Following the National People's Congress's decision in October 2018 and subsequent rules issued by the Supreme People's Court (SPC), the Intellectual Property Tribunal of the Supreme People's Court of China (IP Tribunal or Tribunal) has been formally established as of January 1, 2019. The Tribunal will serve as the single Second Instance (the effective, and typically final, instance) court for all patent and other IP cases of technical nature nationwide.
This is a significant development that will have far reaching impacts and could fundamentally change how Chinese patents are enforced and the value of Chinese patents overall. Below is a summary of the keys points based the above mentioned decision and rules.
The IP Tribunal will adjudicate the following seven (7) types of cases:
- Appeals of first instance civil case judgments or rulings made by High Courts, IP Courts, and Intermediate Courts nationwide regarding invention patents, utility model patents, new plant varieties, integrated circuit layout designs, technology secrets, computer software or monopoly.
- Appeals of first instance administrative case judgments or rulings made by the Beijing IP Court regarding examination or invalidation of invention patents, utility model patents, design patents, new plant varieties, or integrated circuit layout designs.
- Appeals of first instance administrative case judgments or rulings made by High Courts, IP Courts, and Intermediate Courts nationwide regarding administrative decisions involving invention patents, utility model patents, new plant varieties, integrated circuit layout designs, technology secrets, computer software or monopoly.
- Nationwide first instance civil or administrative cases as mentioned in above sections 1-3 that are significant or complex.
- Retrial petitions regarding first instance judgments, rulings or mediation agreements that have already taken effect regarding cases as mentioned in above sections 1-3.
- Jurisdiction disputes, reviews of decisions regarding monetary penalties or detentions, or requests for extension of trial terms regarding cases as mentioned in above sections 1-3.
- Other cases that the SPC deems appropriate for the IP Tribunal to handle.
The IP Tribunal will take appeal cases for which the above mentioned first instance judgments are made on or after January 1, 2019. Appeals for judgments made prior to January 1, 2019 will continue to be handled by the various High Courts.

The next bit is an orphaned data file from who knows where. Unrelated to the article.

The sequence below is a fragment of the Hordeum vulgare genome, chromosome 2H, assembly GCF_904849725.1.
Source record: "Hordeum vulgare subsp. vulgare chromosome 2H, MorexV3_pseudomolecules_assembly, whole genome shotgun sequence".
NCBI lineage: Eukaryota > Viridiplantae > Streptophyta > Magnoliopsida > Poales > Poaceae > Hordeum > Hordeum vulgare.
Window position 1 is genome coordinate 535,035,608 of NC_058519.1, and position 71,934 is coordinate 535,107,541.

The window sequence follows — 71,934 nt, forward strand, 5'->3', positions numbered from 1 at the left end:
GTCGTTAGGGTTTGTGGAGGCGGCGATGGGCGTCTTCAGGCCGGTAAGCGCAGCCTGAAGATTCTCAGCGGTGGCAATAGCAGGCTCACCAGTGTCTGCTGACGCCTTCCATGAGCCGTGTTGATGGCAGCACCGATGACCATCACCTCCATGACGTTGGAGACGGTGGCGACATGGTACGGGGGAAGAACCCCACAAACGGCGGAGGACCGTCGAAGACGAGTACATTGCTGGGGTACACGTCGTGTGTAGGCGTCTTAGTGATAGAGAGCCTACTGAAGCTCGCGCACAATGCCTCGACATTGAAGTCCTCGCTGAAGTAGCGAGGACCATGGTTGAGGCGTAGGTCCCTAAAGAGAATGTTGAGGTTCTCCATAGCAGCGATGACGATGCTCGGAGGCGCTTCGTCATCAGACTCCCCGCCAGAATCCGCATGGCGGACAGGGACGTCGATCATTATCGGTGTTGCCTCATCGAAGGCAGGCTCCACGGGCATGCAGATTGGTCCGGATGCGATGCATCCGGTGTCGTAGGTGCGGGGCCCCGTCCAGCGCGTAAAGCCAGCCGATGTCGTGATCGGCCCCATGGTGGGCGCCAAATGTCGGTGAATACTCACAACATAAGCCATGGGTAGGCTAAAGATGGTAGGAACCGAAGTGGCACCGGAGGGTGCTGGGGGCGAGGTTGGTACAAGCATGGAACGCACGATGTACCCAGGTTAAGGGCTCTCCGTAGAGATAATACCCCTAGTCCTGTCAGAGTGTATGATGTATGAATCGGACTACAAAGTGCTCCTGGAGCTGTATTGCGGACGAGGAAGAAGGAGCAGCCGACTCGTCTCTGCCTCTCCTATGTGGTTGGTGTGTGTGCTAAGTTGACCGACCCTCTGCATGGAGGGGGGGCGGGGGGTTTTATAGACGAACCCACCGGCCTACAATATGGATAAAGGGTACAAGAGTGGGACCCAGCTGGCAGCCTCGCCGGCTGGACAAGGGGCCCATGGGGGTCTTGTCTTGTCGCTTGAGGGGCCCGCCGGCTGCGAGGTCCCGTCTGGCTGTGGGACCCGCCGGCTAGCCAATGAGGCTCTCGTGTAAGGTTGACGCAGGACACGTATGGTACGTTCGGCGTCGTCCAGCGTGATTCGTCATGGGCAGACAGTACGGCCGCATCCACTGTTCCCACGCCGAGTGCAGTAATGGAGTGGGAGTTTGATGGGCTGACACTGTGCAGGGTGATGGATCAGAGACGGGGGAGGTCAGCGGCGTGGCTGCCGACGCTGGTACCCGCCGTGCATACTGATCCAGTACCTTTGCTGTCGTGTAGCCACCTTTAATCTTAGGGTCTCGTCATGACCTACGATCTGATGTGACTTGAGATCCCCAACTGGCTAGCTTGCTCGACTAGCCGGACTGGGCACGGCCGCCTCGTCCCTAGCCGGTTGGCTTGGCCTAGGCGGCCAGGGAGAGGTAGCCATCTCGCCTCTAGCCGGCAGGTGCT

Location, Organization and Judges
The IP Tribunal is permanently located in Beijing. However, depending on specific case situations, the Tribunal may conduct circuit trials on the case spot or at the location of the original court.
The IP Tribunal currently consists of:
Six Trial Offices: Mainly responsible for patent cases.
A Technical Investigation Office: Assistance in ascertaining technical facts.
Litigation Service Center: Docketing and process management.
General Office: Relevant general services.
There are now 27 judges, average age 42, at the Tribunal:
1 Chief Judge, 3 Associate Chief Judges, 23 judges;
10 from the SPC, 6 from Beijing High/IP Courts, 2 from the Patent Reexamination Board, and 9 from High/Intermediate/IP Courts of other provinces.
The total number of judges may increase to 50 – 60, depending on caseload.
The IP Tribunal will exist for an initial trail period of three (3) years starting from January 1, 2019, after which the SPC will report to the National People's Congress regarding the implementation situation for the Tribunal.
The IP Tribunal will essentially take over all appeals for patent and other technical cases, previously being handled by the more than 30 High Courts throughout the country. This will not only unify judicial standards, but also put the crucial second instance cases in the hands of more experienced and capable judges. We believe that the establishment of the Tribunal will have significant impact on the Chinese patent system. Many people have compared it to the establishment of the Court of Appeals for the Federal Circuit (CAFC) in the U.S. in 1982, which significantly changed the U.S. patent field.
We at China Sinda are following the developments closely and will provide further updates in this regard.
The content of this article is intended to provide a general guide to the subject matter. Specialist advice should be sought about your specific circumstances.